Now Reading
Sedition Act, SOSMA & more: Censorship harsh reality for M’sian artists

Sedition Act, SOSMA & more: Censorship harsh reality for M’sian artists

Article 10 of the Malaysian Federal Constitution states that every citizen has the right to freedom of speech and expression.

But is that the reality though? For decades, we have been
inundated with news of arrests, bans and censorships of people, film, books,
arts and more.

Zunar, the famed political cartoonist has been hit with a record of NINE charges under the Sedition Act.

Fahmi Reza, the mastermind behind the Najib clown face was convicted under Section 233 of the Communications and Multimedia Act 1998 for uploading the image on his social media – a decision that was finally dropped after numerous appeals.

The truth is that censorship is a harsh reality of
Malaysian artists.

This was the underlying message by some of Malaysia’s most eminent names in the arts at the “Arts for Politics or Pleasure: Malaysian Censorship and Regulation” forum organised by Taylor’s University School of Liberal Arts & Sciences this week (17th October).

“Censorship has been a big part of my life.”

Dato’ Faridah Merican, Co-founder of The Actor’s Studio and Kuala Lumpur Performing Arts Centre (KLPAC) & Adjunct Professor, School of Liberal Arts & Sciences at Taylor’s University.

Dato’ Faridah Merican speaks at the Arts for Politics or Pleasure Forum by Taylor’s University School of Liberal Arts & Sciences.
(Credit: Taylor’s University)

Malaysia’s First Lady of Theatre, Dato’ Faridah Merican is
no newcomer to the world of censorship. A thespian since 1972 along with 46
years in advertising, she’s had more than her fair share of reprimand from

For one, KLPAC’s 1993 production of A Streetcar Named
drew flak and the lead actress Ramona Rahman was banned from the
stage for 2 years for a scene where she locked lips with her male co-star.

At the same event Zunar shared besides the Sedition Act, he’s been silenced under SIX laws.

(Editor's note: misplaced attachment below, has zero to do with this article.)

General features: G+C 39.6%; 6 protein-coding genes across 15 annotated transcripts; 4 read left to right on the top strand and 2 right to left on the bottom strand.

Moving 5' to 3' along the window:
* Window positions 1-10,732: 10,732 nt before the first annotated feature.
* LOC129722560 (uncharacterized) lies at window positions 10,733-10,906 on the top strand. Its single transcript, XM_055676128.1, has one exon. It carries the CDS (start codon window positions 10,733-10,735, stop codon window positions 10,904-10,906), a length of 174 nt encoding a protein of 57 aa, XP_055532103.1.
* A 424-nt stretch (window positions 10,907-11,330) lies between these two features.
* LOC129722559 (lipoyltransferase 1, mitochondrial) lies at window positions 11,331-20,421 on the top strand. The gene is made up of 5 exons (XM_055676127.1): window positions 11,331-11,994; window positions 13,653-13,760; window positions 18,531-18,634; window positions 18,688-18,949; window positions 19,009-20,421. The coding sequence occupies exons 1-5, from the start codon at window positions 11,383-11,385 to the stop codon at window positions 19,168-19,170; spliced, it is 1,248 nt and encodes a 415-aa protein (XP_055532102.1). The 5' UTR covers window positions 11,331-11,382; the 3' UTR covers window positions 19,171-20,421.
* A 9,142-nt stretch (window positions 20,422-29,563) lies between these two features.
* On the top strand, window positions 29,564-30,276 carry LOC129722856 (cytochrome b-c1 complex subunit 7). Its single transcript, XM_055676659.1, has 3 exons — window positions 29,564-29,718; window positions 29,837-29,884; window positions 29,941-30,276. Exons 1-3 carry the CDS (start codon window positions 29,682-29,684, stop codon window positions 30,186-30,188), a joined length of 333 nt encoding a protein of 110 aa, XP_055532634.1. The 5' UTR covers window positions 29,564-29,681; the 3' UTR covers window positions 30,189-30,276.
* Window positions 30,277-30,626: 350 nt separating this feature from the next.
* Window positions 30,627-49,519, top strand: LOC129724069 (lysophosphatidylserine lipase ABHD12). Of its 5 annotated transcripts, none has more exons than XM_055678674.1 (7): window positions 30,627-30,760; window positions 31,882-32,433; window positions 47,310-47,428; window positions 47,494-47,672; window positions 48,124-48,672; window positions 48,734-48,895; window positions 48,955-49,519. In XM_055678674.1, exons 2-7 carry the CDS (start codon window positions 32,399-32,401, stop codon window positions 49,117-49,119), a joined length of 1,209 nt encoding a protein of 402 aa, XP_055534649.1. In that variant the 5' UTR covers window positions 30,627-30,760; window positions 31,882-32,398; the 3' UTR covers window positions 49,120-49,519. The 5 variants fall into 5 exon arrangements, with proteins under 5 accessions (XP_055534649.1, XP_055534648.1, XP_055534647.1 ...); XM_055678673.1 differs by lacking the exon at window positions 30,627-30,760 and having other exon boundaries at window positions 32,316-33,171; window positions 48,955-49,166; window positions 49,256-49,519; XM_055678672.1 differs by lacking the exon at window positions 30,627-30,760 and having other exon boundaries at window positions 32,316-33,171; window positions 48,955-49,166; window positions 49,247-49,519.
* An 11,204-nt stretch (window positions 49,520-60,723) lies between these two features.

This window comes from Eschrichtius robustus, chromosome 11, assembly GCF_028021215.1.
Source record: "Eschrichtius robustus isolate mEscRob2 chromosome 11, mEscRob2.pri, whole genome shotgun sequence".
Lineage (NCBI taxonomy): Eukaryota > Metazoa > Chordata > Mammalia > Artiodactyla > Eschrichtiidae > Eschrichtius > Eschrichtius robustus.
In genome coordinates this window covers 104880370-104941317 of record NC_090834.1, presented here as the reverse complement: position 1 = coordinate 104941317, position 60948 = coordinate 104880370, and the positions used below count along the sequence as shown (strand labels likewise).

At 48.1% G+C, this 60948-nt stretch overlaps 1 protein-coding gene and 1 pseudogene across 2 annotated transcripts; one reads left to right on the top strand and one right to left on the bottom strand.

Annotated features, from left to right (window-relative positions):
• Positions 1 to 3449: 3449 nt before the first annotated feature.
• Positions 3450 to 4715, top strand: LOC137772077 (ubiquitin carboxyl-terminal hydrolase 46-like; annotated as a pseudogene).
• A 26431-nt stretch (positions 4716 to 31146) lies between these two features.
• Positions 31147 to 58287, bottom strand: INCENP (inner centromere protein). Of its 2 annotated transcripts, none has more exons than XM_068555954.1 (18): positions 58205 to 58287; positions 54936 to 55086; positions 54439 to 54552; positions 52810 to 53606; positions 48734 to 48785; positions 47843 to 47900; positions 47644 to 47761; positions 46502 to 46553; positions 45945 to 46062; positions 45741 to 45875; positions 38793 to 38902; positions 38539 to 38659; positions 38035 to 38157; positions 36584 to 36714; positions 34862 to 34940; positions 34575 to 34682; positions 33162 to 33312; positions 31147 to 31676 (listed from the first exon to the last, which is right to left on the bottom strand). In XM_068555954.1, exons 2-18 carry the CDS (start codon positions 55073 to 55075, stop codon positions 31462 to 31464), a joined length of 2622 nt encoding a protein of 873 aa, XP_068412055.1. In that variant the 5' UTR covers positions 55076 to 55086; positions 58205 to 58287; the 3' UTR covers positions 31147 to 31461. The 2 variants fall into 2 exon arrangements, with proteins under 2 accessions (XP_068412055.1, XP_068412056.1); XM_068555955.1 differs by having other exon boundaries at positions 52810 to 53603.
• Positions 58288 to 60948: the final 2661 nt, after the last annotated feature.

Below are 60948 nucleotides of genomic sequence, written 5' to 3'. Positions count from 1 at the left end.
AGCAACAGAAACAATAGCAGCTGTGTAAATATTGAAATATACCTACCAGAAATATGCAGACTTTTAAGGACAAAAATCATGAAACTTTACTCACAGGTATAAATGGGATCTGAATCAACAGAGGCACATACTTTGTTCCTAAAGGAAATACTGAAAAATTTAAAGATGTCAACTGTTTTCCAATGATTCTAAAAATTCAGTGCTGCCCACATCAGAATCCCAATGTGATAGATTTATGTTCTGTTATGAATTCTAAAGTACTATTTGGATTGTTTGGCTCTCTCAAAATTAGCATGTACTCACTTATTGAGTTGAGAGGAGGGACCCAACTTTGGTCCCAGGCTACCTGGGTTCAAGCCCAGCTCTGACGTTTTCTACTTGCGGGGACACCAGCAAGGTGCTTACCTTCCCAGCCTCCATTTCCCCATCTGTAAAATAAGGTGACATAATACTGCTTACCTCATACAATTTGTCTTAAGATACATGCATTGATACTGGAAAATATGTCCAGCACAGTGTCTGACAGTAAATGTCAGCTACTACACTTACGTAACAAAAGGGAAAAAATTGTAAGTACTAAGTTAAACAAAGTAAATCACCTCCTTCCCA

Some of the Malaysian laws commonly associated with censorship are:

  • Sedition Act 1948
  • Communications and Multimedia Act 1998
  • Printing Presses and Publications Act 1984
  • Film Censorship Act 2002
  • Internal Security Act 1960 (repealed)
  • Security Offences (Special Measures) Act 2012
Credit: Zunar via Index on Censorship

The 2019 World Report by Human Rights Watch documents that Malaysia’s freedom of speech improved dramatically following the May 2018 elections since Pakatan Harapan (PH) came into governance.

However, the report contends that the use of the Sedition Act still continues despite the promise of repealing the colonial era law in PH’s election manifesto.

In fact, new sedition investigations were opened, especially against individuals accused of insulting Malaysia’s royalty.

There is progress, though. Earlier in October, Dewan Rakyat has scrapped the Anti-Fake News Act 2018 that makes “fake news”, especially those shared online, a crime.

So, how does one go about expressing your artistry in
light of these censorships?

Lawyer Khaizan Sharizad Razak Dali (Sherrie) advices that creatives need to know how to argue and justify when the need arises.

She explains that arguments from authorities are always subjective, so it’s up the artist to defend and justify their work. Read the definitions in the law, then learn how to argue, defend and justify.

“Freedom is not absolute, nothing is absolute.”

Sherrie, Lawyer & Partner at Messrs. Seira & Sharizad.

Sherrie Razak Dali gives an overview of the various Malaysian laws governing freedom of expression and speech.
(Credit: Taylor’s University)

Dato’ Faridah agrees with this sentiment as well as she’s spent many years gleefully fighting and defending her work.

“I just think of it as one more test for me as a Malaysian. Censorship is so challenging. It’s exciting and thrilling when I get to “outsmart” the authorities.”

See Also

Dato’ Faridah.

While having knowledge of the law is important, Zunar cautions artists against self-censorship.

Political cartoonist Zunar aka Zulkiflee Anwar Haque shares his take on Malaysian censorship.
(Credit: Taylor’s University)

“When you create, don’t think of the law. Just follow your spirit and let your work speak for itself.

Knowledge of the law is important, yes, but never let that stifle your voice. Because talent isn’t a gift, it’s a responsibility.

Zunar the Cartoonist.

Credit: Zunar via Index on Censorship

As the Index on Censorship watch group puts it, the freedom of expression is a fundamental human right.

The Malaysian artists that opt to touch on sensitive or political issues simply underpin the importance of this right in the development of society and a mark of a healthy democracy.

So Malaysians, what do you think of our country’s state of censorship in the arts?

Share your thoughts with us on TRP’s Facebook, Twitter, and Instagram.

View Comments (0)

Leave a Reply

Your email address will not be published.

© 2020 The Rakyat Post. All Rights Reserved.